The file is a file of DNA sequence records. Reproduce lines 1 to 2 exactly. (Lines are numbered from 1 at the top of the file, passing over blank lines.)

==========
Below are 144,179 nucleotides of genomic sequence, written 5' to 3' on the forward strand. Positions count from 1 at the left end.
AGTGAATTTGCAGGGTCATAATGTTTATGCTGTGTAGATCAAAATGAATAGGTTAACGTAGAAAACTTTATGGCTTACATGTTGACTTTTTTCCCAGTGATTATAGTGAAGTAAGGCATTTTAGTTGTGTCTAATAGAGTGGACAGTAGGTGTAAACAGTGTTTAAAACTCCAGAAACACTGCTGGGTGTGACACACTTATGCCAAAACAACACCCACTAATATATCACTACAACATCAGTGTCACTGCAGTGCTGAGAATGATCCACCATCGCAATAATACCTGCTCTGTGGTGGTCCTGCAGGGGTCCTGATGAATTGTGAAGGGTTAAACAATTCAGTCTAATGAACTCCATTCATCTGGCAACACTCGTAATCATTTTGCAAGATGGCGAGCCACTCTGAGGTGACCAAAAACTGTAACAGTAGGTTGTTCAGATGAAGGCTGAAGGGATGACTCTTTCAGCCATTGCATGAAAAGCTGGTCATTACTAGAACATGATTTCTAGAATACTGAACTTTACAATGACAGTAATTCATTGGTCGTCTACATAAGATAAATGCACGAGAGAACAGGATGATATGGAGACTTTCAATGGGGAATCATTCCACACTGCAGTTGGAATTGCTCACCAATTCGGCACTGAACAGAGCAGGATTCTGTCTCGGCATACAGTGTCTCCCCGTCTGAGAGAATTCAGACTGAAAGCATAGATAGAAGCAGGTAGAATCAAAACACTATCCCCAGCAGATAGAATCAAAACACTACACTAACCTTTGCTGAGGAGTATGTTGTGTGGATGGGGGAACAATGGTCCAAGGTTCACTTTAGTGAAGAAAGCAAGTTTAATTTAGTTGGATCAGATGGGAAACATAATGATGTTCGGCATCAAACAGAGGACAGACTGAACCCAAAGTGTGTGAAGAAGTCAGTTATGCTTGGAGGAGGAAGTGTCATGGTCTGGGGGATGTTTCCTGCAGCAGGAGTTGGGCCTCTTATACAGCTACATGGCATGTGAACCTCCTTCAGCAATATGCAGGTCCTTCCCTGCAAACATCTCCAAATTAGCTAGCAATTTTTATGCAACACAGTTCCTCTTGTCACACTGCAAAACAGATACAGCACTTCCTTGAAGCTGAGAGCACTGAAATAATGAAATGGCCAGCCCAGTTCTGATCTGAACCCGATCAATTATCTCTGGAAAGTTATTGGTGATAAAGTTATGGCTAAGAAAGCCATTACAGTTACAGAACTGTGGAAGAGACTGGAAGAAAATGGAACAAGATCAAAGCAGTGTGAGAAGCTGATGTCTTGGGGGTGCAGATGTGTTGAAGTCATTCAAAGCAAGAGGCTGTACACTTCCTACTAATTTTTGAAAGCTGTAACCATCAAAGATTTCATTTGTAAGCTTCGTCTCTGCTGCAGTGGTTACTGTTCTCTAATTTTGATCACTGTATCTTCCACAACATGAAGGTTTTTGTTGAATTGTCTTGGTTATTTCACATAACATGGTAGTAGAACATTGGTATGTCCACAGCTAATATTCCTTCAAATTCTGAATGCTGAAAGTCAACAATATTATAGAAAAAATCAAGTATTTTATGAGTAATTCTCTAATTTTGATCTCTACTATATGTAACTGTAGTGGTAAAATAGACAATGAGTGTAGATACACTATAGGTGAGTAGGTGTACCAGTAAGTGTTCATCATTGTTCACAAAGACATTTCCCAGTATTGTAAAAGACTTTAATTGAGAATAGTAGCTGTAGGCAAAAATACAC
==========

Below are 144,179 nucleotides of genomic sequence, written 5' to 3' on the forward strand. Positions count from 1 at the left end.
AGTGAATTTGCAGGGTCATAATGTTTATGCTGTGTAGATCAAAATGAATAGGTTAACGTAGAAAACTTTATGGCTTACATGTTGACTTTTTTCCCAGTGATTATAGTGAAGTAAGGCATTTTAGTTGTGTCTAATAGAGTGGACAGTAGGTGTAAACAGTGTTTAAAACTCCAGAAACACTGCTGGGTGTGACACACTTATGCCAAAACAACACCCACTAATATATCACTACAACATCAGTGTCACTGCAGTGCTGAGAATGATCCACCATCGCAATAATACCTGCTCTGTGGTGGTCCTGCAGGGGTCCTGATGAATTGTGAAGGGTTAAACAATTCAGTCTAATGAACTCCATTCATCTGGCAACACTCGTAATCATTTTGCAAGATGGCGAGCCACTCTGAGGTGACCAAAAACTGTAACAGTAGGTTGTTCAGATGAAGGCTGAAGGGATGACTCTTTCAGCCATTGCATGAAAAGCTGGTCATTACTAGAACATGATTTCTAGAATACTGAACTTTACAATGACAGTAATTCATTGGTCGTCTACATAAGATAAATGCACGAGAGAACAGGATGATATGGAGACTTTCAATGGGGAATCATTCCACACTGCAGTTGGAATTGCTCACCAATTCGGCACTGAACAGAGCAGGATTCTGTCTCGGCATACAGTGTCTCCCCGTCTGAGAGAATTCAGACTGAAAGCATAGATAGAAGCAGGTAGAATCAAAACACTATCCCCAGCAGATAGAATCAAAACACTACACTAACCTTTGCTGAGGAGTATGTTGTGTGGATGGGGGAACAATGGTCCAAGGTTCACTTTAGTGAAGAAAGCAAGTTTAATTTAGTTGGATCAGATGGGAAACATAATGATGTTCGGCATCAAACAGAGGACAGACTGAACCCAAAGTGTGTGAAGAAGTCAGTTATGCTTGGAGGAGGAAGTGTCATGGTCTGGGGGATGTTTCCTGCAGCAGGAGTTGGGCCTCTTATACAGCTACATGGCATGTGAACCTCCTTCAGCAATATGCAGGTCCTTCCCTGCAAACATCTCCAAATTAGCTAGCAATTTTTATGCAACACAGTTCCTCTTGTCACACTGCAAAACAGATACAGCACTTCCTTGAAGCTGAGAGCACTGAAATAATGAAATGGCCAGCCCAGTTCTGATCTGAACCCGATCAATTATCTCTGGAAAGTTATTGGTGATAAAGTTATGGCTAAGAAAGCCATTACAGTTACAGAACTGTGGAAGAGACTGGAAGAAAATGGAACAAGATCAAAGCAGTGTGAGAAGCTGATGTCTTGGGGGTGCAGATGTGTTGAAGTCATTCAAAGCAAGAGGCTGTACACTTCCTACTAATTTTTGAAAGCTGTAACCATCAAAGATTTCATTTGTAAGCTTCGTCTCTGCTGCAGTGGTTACTGTTCTCTAATTTTGATCACTGTATCTTCCACAACATGAAGGTTTTTGTTGAATTGTCTTGGTTATTTCACATAACATGGTAGTAGAACATTGGTATGTCCACAGCTAATATTCCTTCAAATTCTGAATGCTGAAAGTCAACAATATTATAGAAAAAATCAAGTATTTTATGAGTAATTCTCTAATTTTGATCTCTACTATATGTAACTGTAGTGGTAAAATAGACAATGAGTGTAGATACACTATAGGTGAGTAGGTGTACCAGTAAGTGTTCATCATTGTTCACAAAGACATTTCCCAGTATTGTAAAAGACTTTAATTGAGAATAGTAGCTGTAGGCAAAAATACAC